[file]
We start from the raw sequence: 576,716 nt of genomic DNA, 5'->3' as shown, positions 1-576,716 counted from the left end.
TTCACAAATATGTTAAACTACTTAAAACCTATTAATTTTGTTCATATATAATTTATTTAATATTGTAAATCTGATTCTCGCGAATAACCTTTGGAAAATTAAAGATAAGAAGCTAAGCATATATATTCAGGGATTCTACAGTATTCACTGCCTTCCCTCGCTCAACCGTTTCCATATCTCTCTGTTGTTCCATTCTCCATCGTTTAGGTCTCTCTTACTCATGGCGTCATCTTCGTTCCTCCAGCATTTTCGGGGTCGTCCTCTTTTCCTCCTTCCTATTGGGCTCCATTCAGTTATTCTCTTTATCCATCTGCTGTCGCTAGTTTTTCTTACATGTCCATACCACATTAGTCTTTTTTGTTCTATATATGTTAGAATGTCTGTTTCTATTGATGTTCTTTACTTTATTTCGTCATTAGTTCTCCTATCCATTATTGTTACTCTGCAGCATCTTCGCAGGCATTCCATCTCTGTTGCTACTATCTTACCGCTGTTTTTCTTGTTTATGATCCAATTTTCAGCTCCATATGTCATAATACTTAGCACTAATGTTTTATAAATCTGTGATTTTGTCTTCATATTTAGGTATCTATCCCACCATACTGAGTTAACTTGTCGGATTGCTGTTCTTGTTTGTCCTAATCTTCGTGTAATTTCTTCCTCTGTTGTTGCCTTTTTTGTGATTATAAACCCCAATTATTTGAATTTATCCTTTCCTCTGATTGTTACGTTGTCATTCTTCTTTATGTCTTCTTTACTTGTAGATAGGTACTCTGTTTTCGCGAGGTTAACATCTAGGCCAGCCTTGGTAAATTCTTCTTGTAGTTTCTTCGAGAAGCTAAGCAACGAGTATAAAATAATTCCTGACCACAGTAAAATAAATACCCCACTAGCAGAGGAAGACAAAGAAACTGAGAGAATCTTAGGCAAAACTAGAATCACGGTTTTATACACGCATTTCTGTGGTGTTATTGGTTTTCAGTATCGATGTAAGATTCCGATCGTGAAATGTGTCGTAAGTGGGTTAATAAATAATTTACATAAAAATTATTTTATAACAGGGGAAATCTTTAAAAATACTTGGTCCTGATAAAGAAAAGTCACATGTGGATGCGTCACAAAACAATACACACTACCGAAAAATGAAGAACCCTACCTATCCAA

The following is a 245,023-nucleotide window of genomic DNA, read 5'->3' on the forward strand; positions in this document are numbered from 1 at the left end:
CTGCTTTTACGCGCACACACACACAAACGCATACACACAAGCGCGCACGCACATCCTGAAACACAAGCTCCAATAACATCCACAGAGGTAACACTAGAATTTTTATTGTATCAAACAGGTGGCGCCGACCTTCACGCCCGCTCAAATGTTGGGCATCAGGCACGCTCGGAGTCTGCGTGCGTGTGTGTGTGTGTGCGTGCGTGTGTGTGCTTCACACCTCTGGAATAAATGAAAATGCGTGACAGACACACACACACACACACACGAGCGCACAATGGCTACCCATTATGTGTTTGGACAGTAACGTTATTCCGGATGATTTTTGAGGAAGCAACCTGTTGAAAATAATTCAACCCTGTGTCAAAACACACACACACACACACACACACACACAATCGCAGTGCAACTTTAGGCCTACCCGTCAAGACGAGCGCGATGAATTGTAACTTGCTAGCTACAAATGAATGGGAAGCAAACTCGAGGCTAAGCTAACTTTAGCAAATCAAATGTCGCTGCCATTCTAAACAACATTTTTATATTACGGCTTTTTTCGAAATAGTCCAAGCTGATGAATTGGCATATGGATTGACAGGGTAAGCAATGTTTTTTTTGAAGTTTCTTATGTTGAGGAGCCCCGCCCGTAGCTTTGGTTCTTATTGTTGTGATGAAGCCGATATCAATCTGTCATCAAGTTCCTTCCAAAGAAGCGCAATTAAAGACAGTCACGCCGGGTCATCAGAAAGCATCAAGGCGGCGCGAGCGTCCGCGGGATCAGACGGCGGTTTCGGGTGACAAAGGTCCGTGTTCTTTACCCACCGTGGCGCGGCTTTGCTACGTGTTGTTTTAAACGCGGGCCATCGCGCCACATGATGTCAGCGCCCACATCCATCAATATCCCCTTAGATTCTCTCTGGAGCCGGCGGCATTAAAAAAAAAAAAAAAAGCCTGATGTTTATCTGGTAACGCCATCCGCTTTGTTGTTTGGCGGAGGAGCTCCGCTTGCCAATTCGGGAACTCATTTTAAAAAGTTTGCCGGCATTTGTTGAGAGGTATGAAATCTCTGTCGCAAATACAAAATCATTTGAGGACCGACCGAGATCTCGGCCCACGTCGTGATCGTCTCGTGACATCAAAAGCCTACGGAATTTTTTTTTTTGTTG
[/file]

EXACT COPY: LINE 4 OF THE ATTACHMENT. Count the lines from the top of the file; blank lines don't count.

CTGCTTTTACGCGCACACACACACAAACGCATACACACAAGCGCGCACGCACATCCTGAAACACAAGCTCCAATAACATCCACAGAGGTAACACTAGAATTTTTATTGTATCAAACAGGTGGCGCCGACCTTCACGCCCGCTCAAATGTTGGGCATCAGGCACGCTCGGAGTCTGCGTGCGTGTGTGTGTGTGTGCGTGCGTGTGTGTGCTTCACACCTCTGGAATAAATGAAAATGCGTGACAGACACACACACACACACACACGAGCGCACAATGGCTACCCATTATGTGTTTGGACAGTAACGTTATTCCGGATGATTTTTGAGGAAGCAACCTGTTGAAAATAATTCAACCCTGTGTCAAAACACACACACACACACACACACACACACAATCGCAGTGCAACTTTAGGCCTACCCGTCAAGACGAGCGCGATGAATTGTAACTTGCTAGCTACAAATGAATGGGAAGCAAACTCGAGGCTAAGCTAACTTTAGCAAATCAAATGTCGCTGCCATTCTAAACAACATTTTTATATTACGGCTTTTTTCGAAATAGTCCAAGCTGATGAATTGGCATATGGATTGACAGGGTAAGCAATGTTTTTTTTGAAGTTTCTTATGTTGAGGAGCCCCGCCCGTAGCTTTGGTTCTTATTGTTGTGATGAAGCCGATATCAATCTGTCATCAAGTTCCTTCCAAAGAAGCGCAATTAAAGACAGTCACGCCGGGTCATCAGAAAGCATCAAGGCGGCGCGAGCGTCCGCGGGATCAGACGGCGGTTTCGGGTGACAAAGGTCCGTGTTCTTTACCCACCGTGGCGCGGCTTTGCTACGTGTTGTTTTAAACGCGGGCCATCGCGCCACATGATGTCAGCGCCCACATCCATCAATATCCCCTTAGATTCTCTCTGGAGCCGGCGGCATTAAAAAAAAAAAAAAAAGCCTGATGTTTATCTGGTAACGCCATCCGCTTTGTTGTTTGGCGGAGGAGCTCCGCTTGCCAATTCGGGAACTCATTTTAAAAAGTTTGCCGGCATTTGTTGAGAGGTATGAAATCTCTGTCGCAAATACAAAATCATTTGAGGACCGACCGAGATCTCGGCCCACGTCGTGATCGTCTCGTGACATCAAAAGCCTACGGAATTTTTTTTTTTGTTG